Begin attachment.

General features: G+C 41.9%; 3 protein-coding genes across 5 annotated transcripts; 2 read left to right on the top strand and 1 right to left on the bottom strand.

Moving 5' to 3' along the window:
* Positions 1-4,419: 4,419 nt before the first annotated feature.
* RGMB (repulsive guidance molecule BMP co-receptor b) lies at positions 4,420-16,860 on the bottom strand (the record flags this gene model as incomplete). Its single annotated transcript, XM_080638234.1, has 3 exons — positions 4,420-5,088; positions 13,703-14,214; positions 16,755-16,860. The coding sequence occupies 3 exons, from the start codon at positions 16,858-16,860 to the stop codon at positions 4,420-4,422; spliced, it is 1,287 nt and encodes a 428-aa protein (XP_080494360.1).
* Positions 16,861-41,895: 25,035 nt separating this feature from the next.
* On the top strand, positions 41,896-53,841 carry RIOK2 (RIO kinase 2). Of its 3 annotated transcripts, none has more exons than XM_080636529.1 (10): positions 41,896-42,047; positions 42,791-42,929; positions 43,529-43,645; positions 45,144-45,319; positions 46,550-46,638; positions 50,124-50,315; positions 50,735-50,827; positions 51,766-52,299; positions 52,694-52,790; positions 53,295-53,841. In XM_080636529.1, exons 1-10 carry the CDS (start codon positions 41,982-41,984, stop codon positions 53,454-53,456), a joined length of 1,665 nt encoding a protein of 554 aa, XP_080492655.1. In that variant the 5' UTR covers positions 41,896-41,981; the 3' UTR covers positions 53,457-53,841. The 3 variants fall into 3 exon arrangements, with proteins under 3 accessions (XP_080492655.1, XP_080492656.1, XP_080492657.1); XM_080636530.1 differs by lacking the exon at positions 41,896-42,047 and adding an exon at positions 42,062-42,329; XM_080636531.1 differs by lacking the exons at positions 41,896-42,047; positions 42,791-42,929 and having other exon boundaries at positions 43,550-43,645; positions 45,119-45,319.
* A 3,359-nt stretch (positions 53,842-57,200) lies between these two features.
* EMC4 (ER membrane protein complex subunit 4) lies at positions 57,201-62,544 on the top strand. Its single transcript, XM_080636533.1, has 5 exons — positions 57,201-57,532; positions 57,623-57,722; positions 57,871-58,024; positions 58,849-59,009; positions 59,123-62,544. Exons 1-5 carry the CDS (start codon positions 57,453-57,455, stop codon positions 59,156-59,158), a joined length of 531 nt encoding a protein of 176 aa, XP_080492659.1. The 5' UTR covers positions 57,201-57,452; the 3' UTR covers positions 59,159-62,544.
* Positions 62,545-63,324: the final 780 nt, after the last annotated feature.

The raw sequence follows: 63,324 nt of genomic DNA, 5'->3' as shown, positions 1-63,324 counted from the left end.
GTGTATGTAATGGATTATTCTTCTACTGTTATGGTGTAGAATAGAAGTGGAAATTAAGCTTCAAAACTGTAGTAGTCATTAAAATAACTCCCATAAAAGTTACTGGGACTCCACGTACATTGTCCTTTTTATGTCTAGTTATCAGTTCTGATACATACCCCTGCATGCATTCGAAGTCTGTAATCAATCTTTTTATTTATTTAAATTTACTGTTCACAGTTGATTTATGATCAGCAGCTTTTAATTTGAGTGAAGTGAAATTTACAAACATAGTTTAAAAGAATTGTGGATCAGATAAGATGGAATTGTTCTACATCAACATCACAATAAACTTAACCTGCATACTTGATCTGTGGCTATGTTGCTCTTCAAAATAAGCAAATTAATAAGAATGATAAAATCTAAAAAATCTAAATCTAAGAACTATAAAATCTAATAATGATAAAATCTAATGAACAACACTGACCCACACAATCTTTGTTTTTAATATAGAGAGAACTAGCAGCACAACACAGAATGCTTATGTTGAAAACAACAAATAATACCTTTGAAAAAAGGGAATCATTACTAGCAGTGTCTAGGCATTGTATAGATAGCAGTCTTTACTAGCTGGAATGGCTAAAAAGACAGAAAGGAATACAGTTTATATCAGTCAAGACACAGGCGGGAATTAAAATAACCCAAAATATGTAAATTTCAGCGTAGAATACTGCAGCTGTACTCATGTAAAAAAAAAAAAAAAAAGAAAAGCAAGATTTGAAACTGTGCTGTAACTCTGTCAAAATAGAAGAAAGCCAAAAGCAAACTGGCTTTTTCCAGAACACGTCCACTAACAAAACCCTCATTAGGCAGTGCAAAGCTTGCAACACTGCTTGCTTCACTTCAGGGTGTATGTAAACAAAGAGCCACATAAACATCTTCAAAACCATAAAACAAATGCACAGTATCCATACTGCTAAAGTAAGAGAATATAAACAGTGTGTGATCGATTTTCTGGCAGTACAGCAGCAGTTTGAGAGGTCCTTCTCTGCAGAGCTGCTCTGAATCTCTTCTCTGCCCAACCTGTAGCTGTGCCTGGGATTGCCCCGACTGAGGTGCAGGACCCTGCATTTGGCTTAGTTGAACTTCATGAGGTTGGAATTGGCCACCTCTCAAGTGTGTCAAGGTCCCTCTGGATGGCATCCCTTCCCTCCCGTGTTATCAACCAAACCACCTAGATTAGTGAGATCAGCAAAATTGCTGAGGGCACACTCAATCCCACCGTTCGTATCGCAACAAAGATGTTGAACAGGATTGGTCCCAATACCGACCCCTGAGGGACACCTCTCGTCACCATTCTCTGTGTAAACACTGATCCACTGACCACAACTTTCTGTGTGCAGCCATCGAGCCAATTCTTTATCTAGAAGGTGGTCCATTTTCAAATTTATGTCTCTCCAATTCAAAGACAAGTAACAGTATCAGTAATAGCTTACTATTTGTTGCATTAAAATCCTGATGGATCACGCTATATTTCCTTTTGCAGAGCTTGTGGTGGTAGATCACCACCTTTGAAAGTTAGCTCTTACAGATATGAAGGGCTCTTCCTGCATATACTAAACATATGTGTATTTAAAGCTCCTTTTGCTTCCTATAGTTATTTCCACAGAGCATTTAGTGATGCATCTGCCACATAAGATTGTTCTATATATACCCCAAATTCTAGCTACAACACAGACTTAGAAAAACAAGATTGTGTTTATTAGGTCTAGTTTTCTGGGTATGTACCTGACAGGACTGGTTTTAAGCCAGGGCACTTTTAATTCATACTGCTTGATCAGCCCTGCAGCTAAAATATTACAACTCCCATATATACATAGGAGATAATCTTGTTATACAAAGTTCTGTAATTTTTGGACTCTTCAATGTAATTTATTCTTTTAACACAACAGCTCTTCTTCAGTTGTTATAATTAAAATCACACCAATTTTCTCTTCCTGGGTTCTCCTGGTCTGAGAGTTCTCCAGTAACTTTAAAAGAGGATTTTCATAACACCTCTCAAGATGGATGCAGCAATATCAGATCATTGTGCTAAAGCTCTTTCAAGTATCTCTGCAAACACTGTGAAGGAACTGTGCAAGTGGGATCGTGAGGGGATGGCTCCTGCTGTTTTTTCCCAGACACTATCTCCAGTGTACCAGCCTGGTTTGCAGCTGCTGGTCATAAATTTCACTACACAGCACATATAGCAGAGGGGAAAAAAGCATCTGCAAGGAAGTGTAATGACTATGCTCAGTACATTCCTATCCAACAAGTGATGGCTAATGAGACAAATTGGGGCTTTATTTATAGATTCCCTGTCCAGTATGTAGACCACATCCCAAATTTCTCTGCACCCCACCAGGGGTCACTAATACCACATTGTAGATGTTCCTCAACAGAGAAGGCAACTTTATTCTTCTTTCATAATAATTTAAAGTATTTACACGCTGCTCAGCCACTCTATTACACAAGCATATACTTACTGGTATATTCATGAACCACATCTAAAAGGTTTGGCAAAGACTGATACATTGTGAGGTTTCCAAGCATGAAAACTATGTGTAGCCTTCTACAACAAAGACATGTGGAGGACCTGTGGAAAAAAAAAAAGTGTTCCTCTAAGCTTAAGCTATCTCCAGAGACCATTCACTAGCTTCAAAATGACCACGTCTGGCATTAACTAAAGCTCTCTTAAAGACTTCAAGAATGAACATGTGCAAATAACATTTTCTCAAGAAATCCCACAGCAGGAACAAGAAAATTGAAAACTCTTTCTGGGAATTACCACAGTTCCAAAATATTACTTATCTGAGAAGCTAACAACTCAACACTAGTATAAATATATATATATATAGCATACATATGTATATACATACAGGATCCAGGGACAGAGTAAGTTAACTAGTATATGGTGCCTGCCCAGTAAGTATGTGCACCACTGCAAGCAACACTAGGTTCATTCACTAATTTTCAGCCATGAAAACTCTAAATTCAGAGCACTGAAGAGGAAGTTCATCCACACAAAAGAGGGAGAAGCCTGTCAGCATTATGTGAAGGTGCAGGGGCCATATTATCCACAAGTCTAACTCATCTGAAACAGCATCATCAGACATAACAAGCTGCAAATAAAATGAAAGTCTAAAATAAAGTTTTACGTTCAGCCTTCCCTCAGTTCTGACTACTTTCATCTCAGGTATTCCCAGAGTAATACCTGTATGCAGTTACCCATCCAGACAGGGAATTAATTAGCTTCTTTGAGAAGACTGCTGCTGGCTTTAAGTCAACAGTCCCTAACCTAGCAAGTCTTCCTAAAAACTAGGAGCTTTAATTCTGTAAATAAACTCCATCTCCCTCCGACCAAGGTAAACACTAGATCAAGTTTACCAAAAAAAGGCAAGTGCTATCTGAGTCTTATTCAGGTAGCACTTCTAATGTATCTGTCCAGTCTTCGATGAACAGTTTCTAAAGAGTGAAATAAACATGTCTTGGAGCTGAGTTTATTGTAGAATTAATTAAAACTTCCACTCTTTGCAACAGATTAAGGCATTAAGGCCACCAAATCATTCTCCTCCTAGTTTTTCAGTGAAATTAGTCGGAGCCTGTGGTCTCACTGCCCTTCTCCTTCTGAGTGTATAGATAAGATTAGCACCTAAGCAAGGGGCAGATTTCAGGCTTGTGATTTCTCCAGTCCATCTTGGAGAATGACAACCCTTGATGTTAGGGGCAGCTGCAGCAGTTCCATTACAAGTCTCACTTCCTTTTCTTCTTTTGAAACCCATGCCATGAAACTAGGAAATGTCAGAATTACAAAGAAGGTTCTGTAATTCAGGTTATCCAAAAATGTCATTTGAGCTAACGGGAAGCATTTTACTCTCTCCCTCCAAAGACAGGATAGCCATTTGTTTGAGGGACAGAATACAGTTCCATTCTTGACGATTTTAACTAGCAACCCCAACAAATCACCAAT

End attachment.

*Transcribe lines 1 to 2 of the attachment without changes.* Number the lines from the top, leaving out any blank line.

General features: G+C 41.9%; 3 protein-coding genes across 5 annotated transcripts; 2 read left to right on the top strand and 1 right to left on the bottom strand.

Moving 5' to 3' along the window: